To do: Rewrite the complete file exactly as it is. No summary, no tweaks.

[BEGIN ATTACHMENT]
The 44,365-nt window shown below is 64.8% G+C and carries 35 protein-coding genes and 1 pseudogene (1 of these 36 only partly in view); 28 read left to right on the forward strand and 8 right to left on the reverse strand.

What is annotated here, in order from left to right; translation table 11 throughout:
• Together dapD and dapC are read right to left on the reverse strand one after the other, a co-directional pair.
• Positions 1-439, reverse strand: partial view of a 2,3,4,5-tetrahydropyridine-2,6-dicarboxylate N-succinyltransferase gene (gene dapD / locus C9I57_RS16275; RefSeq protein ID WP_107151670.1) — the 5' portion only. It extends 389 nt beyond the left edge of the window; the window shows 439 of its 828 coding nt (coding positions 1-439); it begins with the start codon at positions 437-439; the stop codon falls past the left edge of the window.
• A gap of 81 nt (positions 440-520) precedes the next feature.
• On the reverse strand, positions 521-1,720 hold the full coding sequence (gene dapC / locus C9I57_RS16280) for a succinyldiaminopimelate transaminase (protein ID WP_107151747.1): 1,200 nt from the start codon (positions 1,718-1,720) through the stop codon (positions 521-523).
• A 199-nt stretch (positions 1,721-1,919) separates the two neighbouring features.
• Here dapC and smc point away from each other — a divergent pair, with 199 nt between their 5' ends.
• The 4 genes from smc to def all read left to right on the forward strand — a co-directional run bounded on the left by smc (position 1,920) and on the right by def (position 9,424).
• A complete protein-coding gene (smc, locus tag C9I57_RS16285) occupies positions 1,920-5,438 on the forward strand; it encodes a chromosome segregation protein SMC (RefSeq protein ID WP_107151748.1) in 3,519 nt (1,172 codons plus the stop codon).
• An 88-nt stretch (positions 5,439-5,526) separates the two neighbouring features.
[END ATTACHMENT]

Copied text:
The 44,365-nt window shown below is 64.8% G+C and carries 35 protein-coding genes and 1 pseudogene (1 of these 36 only partly in view); 28 read left to right on the forward strand and 8 right to left on the reverse strand.

What is annotated here, in order from left to right; translation table 11 throughout:
• Together dapD and dapC are read right to left on the reverse strand one after the other, a co-directional pair.
• Positions 1-439, reverse strand: partial view of a 2,3,4,5-tetrahydropyridine-2,6-dicarboxylate N-succinyltransferase gene (gene dapD / locus C9I57_RS16275; RefSeq protein ID WP_107151670.1) — the 5' portion only. It extends 389 nt beyond the left edge of the window; the window shows 439 of its 828 coding nt (coding positions 1-439); it begins with the start codon at positions 437-439; the stop codon falls past the left edge of the window.
• A gap of 81 nt (positions 440-520) precedes the next feature.
• On the reverse strand, positions 521-1,720 hold the full coding sequence (gene dapC / locus C9I57_RS16280) for a succinyldiaminopimelate transaminase (protein ID WP_107151747.1): 1,200 nt from the start codon (positions 1,718-1,720) through the stop codon (positions 521-523).
• A 199-nt stretch (positions 1,721-1,919) separates the two neighbouring features.
• Here dapC and smc point away from each other — a divergent pair, with 199 nt between their 5' ends.
• The 4 genes from smc to def all read left to right on the forward strand — a co-directional run bounded on the left by smc (position 1,920) and on the right by def (position 9,424).
• A complete protein-coding gene (smc, locus tag C9I57_RS16285) occupies positions 1,920-5,438 on the forward strand; it encodes a chromosome segregation protein SMC (RefSeq protein ID WP_107151748.1) in 3,519 nt (1,172 codons plus the stop codon).
• An 88-nt stretch (positions 5,439-5,526) separates the two neighbouring features.